Hackers use scareware to exploit people’s fears and get what they want. These often come in the form of a pop-up, pretending to warn victims of an urgent problem with their device.
It will typically say that immediate action is required, further pressuring victims to act irrationally. The pop-up usually provides a link to a web page that victims can visit to fix the problem. Once clicked, malware will secretly be installed on the victim’s device.
While other forms of ransomware target specific files, this type locks the victim out of their entire system. Both files and applications on the device become inaccessible without paying the ransom fee to unlock it. Sometimes, the lock screen will show a timer ticking down to pressure victims to pay.
Ransomware as a Service (RaaS)
Professional hackers can offer the ransomware they created up for sale. Fraudsters who pay for it are known as “affiliates” and can use it to hack into unsuspecting devices. A portion of the ransom may go to the professional hacker they bought it from. Examples of RaaS include Locky, Stampado, Encryptor, and Goliath.
Encryption is when data or information are scrambled so they are incomprehensible to humans and can only be read using decryption software. Typically, encryption protects user identities online, but as ransomware, it can be impairing.
Once crypto-ransomware makes its way onto a device, it scours folders, encrypts targeted files, and notifies the victim of the attack. The files can be recovered through a decryption key, typically owned by the hacker.
How to Stay Safe from Ransomware
Ransomware and other forms of attacks on your system can be a great inconvenience. The best method to safeguard data from ransomware attacks is to prevent them from occurring in the first place. Below are safety reminders to help you stay safe from ransomware.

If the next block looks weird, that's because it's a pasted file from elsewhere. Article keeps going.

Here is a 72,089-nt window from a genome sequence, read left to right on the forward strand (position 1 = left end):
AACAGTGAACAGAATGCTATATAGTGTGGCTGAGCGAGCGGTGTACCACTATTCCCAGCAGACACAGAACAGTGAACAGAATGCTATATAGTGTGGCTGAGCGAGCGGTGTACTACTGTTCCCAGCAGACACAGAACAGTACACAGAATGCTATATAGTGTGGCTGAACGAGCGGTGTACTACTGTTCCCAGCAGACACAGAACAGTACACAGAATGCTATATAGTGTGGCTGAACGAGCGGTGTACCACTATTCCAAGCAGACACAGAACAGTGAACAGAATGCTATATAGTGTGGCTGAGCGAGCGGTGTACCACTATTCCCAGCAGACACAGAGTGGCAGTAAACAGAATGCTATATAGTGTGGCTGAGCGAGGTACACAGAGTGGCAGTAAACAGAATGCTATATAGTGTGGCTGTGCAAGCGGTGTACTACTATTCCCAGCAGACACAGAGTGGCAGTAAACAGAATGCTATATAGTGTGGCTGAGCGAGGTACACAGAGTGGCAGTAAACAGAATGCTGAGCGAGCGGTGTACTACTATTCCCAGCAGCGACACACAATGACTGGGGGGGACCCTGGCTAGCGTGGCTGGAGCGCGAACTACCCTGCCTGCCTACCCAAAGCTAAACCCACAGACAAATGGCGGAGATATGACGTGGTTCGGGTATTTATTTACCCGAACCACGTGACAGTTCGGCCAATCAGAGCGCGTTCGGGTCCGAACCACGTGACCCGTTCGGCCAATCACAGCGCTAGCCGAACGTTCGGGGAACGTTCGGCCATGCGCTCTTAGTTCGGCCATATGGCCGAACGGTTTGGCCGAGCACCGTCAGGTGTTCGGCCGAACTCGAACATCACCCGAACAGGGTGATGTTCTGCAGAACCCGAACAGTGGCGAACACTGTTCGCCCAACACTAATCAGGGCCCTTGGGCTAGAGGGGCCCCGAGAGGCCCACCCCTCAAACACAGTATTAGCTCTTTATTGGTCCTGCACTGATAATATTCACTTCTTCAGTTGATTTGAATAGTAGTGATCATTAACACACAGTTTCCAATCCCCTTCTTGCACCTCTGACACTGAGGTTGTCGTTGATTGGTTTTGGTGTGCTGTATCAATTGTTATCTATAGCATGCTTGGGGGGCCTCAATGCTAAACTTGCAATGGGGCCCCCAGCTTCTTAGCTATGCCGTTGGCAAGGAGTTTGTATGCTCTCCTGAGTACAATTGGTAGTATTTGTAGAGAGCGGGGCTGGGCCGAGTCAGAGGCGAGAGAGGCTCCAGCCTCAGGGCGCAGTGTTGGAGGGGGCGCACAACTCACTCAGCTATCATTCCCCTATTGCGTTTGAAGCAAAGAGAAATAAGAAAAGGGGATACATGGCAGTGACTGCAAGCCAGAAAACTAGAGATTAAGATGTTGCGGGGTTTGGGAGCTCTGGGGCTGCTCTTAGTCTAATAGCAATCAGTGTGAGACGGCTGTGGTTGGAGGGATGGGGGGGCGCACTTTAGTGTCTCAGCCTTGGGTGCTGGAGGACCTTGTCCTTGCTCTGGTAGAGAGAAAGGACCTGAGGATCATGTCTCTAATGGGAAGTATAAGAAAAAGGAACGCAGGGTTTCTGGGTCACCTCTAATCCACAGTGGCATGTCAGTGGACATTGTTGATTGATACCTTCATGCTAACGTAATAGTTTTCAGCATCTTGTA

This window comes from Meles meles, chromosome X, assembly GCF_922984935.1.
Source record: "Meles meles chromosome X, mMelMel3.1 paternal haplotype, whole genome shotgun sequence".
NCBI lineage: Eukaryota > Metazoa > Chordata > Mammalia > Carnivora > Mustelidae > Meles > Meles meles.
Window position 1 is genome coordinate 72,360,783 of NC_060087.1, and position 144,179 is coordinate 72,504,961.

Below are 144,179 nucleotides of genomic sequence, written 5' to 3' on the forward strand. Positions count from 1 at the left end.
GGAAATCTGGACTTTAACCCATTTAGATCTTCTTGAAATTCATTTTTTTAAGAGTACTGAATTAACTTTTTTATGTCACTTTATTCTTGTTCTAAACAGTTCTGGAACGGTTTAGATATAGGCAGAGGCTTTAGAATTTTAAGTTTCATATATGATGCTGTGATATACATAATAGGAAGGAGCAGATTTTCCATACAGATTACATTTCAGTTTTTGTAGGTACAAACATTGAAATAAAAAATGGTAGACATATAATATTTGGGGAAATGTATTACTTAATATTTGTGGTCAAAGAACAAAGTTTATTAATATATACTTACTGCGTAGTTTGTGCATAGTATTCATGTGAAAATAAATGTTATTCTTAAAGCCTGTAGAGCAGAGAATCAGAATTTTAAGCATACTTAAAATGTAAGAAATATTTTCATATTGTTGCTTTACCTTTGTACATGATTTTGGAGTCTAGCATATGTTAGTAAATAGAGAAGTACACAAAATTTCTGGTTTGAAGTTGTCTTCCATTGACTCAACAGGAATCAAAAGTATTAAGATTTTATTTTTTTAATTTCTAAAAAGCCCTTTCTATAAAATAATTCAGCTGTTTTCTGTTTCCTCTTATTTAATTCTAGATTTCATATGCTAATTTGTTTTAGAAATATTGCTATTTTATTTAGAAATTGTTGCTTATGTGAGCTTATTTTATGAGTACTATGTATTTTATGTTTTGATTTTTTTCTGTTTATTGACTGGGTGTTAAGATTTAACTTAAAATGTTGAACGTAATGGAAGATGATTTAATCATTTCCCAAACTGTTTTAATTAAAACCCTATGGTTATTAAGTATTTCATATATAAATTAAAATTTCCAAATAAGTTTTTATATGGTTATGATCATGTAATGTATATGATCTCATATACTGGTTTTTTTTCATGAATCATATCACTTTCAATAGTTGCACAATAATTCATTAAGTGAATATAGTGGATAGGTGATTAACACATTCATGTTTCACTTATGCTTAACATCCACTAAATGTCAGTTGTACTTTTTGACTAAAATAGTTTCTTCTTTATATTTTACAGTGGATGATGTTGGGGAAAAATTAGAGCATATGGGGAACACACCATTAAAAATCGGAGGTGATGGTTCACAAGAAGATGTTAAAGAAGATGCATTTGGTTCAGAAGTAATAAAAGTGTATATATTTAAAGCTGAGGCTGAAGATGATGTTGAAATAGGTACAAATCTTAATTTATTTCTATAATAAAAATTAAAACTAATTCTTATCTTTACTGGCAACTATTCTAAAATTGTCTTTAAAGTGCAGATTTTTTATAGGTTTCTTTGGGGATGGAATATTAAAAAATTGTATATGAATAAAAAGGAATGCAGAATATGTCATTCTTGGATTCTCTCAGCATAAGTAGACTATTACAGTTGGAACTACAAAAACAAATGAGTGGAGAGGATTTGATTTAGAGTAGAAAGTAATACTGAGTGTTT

1. Be aware of basic phishing schemes
Hackers will attempt to mimic established brands to gain your trust and provide them with your personal information. According to IBM, the most common brands hackers copy are Microsoft, Apple, and Google.
Companies usually have their own business email; thus, generic “@gmail.com” or “@yahoo.com” addresses could be a scam. Check the company’s official email and contact numbers to verify whether it’s a trusted message or not.
2. Junk suspicious messages and links
If you receive a link from a sender you don’t recognize, it’s best to ignore it until you verify its legitimacy.
Never click on an email attachment that asks you to run macros to view them. Additionally, ensure that the website you’re downloading a file from has “HTTPS” in its URL, not simply “HTTP.” This means the connection is secure and trustworthy.
3. Utilize multi-factor authentication
Most ransomware will try to gain illicit admin access to your computer. Configure any admin changes to require multi-factor authentication (MFA) approval first so that you will not only block ransomware from installing but also be notified that someone is attempting to make a change. You may choose to receive updates through email or SMS.
4. Keep operating systems up to date
Vulnerability exploitation ranked second as the top ransomware infection vector as per IBM. Tech companies regularly release updates for their software and operating systems to strengthen security, which can help against ransomware such as WannaCry, which exploits software vulnerabilities.
5. Back up data often
When you have a backup of your data stored in another device, you still have access to them even if the primary computer gets compromised. So, make it a routine to create copies of your data regularly in case of emergencies. Your backups must not be connected to your primary computer to prevent ransomware or other cyberattacks from spreading to your backups.
It Pays to Protect Against Ransomware
The advancement of technology can bring both blessings and curses. New systems revitalize how daily transactions are done, but they may also lead to the development of malicious schemes. With the points above in mind, it’s clear that ransomware is a threat that all growing organizations must not ignore.
With the proper methods and tools, managers can ensure the safety of company data and protect the personal information of their clients.
If you’re looking to strengthen your cybersecurity, partnering with experts like Q5id is your best choice. Acquiring our proven cybersecurity services will strengthen your security infrastructure and keep cybercriminals at bay.
Get in touch with us today to learn more and discover how our services can help you!